The mayor in the canton that includes the Pacific coast community of Jacó confirmed Tuesday an outbreak of the zika virus there.
The disease may jeopardize the World Surfing Games that are scheduled to be held in Jacó from Aug. 6 to 14.
Tobías Murillo, mayor of the Garabito municipality, said 11 people have been placed under medical surveillance there. He said all of those affected by the disease belong to the Pueblo Nuevo neighborhood.
Zika is a disease related to dengue and the West Nile Virus. It causes fever, rash, conjunctivitis and joint pain. In pregnant women, it may cause babies to be born with abnormally smaller heads.
“We are increasing the support to health inspectors so that they can increase the spraying and clean up of the area.” Murillo said.
He also said that municipal police officers are helping protect inspectors from people who are reluctant to let them into their properties.
“Many of them have a bunch of junk in their backyards, so they refuse to cooperate. We let them know that they could face criminal
consequences for obstructing the inspector’s job.” he added.
The International Surfing Association picked Jacó from a list of three candidate locations in April.The surfing event is expected to be a major tourism draw, not just for Jacó but hotels, car rental agencies and restaurants all along the central Pacific coast and in the Central Valley.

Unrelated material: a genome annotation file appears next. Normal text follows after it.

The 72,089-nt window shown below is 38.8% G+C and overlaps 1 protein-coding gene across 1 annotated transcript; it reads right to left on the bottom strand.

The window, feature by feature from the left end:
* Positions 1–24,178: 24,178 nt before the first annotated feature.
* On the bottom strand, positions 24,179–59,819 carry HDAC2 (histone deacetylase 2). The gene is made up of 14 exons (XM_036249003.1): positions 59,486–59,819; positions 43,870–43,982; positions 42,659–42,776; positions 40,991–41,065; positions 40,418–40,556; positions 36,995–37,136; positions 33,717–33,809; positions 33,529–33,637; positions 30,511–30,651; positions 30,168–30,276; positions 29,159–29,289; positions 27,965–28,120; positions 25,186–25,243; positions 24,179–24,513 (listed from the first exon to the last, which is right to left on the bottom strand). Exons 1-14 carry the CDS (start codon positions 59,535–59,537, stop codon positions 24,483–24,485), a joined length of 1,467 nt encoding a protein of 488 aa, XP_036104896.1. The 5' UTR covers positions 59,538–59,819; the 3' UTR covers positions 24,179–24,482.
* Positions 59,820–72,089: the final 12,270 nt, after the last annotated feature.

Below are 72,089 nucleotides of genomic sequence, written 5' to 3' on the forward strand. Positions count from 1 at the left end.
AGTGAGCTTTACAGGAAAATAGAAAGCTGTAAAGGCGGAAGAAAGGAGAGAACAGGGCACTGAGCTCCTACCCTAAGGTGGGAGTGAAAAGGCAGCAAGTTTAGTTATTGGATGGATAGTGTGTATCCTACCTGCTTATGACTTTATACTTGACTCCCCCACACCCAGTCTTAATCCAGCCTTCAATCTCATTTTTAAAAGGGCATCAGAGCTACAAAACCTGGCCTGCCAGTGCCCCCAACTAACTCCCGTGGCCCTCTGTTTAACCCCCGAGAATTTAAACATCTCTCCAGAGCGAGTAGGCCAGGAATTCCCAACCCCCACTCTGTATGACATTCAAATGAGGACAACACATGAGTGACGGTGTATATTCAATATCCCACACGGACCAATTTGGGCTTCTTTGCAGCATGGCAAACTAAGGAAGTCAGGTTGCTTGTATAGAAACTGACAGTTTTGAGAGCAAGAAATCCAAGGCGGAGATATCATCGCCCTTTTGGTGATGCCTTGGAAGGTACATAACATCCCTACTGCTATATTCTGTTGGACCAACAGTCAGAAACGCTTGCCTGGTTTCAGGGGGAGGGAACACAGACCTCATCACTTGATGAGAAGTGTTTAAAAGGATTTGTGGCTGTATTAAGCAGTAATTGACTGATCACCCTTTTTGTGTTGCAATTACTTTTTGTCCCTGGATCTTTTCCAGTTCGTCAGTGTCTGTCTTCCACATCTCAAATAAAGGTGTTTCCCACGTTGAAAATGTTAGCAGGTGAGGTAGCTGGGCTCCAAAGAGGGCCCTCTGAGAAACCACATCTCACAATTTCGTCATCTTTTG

The surfing association said that the games feature national surfing teams consisting of up to four men and two women. With 132 surfers representing 27 countries at the 2015 event, 2016 is expected to be even larger as athletes will flock to compete in Costa Rica, it added.
Spectators are expected to number in the thousands.
If the zika outbreak continues, Murillo said “that would be fatal, not only for Jacó but for the entire country. I hope that by then everything will be taken care of and the championships will flawlessly happen. We will do our best.” he said.
This is the first major zika outbreak in the central Pacific coast. Other cases have been in northern Guanacaste. However, residents of Dominical on the south Pacific coast have complained earlier this month of a dengue outbreak. The same mosquito variety carries dengue and zika.